Building a Framework for Your Speech

For some people one of the first challenges that they face when creating, building or preparing a speech is how to start, how to lay a foundation, what works best for a framework and how to package it up all nice and neatly.  The answers to most of these questions can be found within the pages of your Competent Communicator Manual.  In order to gain full benefit from the Educational Program you are always encouraged to read the instructions for each speech project thoroughly.  If you are using the manual as intended by the time you have completed all ten projects it should be worn out!  In addition, here are some simple rules, ideas, basic principles and techniques that you can apply when you are preparing a speech.

Marshall Northcott, Division G Governor
Marshall Northcott, Division G Governor, Founder’s District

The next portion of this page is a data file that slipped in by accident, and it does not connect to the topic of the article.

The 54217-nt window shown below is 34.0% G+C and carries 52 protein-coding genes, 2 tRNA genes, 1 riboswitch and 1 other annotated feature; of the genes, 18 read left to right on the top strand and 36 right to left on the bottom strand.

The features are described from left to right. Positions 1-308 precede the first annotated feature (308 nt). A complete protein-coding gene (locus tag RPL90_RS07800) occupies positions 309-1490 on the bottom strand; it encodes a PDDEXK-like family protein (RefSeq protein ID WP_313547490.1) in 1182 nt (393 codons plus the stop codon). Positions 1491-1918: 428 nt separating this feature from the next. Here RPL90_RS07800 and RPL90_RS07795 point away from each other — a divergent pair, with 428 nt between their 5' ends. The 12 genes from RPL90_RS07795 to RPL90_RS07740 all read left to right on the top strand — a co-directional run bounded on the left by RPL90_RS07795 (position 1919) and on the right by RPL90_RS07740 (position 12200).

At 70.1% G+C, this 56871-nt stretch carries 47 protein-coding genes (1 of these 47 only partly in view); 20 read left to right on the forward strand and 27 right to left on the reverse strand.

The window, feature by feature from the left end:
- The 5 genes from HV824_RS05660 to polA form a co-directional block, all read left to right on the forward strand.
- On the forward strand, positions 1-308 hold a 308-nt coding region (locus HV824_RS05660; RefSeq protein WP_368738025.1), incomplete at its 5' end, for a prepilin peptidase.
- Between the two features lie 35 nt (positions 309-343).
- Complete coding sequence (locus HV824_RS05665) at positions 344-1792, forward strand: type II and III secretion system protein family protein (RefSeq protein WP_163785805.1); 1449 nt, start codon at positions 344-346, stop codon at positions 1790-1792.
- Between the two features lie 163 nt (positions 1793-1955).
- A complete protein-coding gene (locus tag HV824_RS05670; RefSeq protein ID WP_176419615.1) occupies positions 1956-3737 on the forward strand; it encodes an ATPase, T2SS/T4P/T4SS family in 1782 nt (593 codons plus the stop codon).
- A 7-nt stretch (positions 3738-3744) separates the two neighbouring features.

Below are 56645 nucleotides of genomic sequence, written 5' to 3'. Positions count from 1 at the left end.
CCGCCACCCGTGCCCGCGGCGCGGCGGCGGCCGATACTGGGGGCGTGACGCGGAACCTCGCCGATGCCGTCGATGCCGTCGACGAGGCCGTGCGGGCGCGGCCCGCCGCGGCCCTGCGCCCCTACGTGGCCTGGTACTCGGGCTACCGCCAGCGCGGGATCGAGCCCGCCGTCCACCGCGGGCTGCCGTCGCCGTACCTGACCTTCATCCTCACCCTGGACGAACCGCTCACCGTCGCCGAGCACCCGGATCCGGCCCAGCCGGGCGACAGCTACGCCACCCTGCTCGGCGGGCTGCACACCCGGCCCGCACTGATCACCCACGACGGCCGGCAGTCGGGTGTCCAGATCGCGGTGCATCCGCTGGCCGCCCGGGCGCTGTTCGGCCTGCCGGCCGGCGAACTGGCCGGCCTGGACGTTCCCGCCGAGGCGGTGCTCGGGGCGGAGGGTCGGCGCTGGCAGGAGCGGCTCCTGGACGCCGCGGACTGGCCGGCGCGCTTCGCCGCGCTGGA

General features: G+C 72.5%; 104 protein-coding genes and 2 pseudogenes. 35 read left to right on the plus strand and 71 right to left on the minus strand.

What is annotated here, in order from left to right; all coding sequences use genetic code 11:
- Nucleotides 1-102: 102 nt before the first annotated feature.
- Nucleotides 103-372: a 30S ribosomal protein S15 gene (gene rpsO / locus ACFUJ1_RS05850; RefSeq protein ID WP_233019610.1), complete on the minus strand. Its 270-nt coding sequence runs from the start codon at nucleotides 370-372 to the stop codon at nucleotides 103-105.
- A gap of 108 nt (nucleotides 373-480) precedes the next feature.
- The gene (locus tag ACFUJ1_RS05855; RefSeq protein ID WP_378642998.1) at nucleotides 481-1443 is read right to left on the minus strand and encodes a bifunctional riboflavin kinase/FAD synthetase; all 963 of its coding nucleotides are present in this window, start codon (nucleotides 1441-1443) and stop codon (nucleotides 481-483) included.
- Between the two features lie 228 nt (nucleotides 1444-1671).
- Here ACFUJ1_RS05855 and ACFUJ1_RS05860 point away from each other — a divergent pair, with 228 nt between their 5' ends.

Point 1

Always begin with the end in mind.  Before you begin writing your speech write down one or a maximum of two sentences that describe and/or summarize what you are attempting to accomplish by delivering your message.  (This establishes a primary goal that you can work towards and follow like a roadmap as you build the content.  You might even be able to provide this sentence(s) to the Toastmaster so that he/she can use it for your introduction).  If you invest the time to complete this step you will save a great deal of preparation time and the quality of your content will improve dramatically!  As you are adding ideas and pulling information together every step of the way you can ask yourself, “Does this fit with the message that I want to deliver?”

Point 2

Many of the speaking principles that you will learn as a Toastmaster fall under what is referred to as the “Rule of Three”.  See the next point for an example.

Point 3

When Delivering Your Speech

  1. Tell them (the audience) where you want to go. (Opening)
  2. Take them (the audience) there. (Body)
  3. Tell them (the audience) where you’ve been. (Closing)

Point 4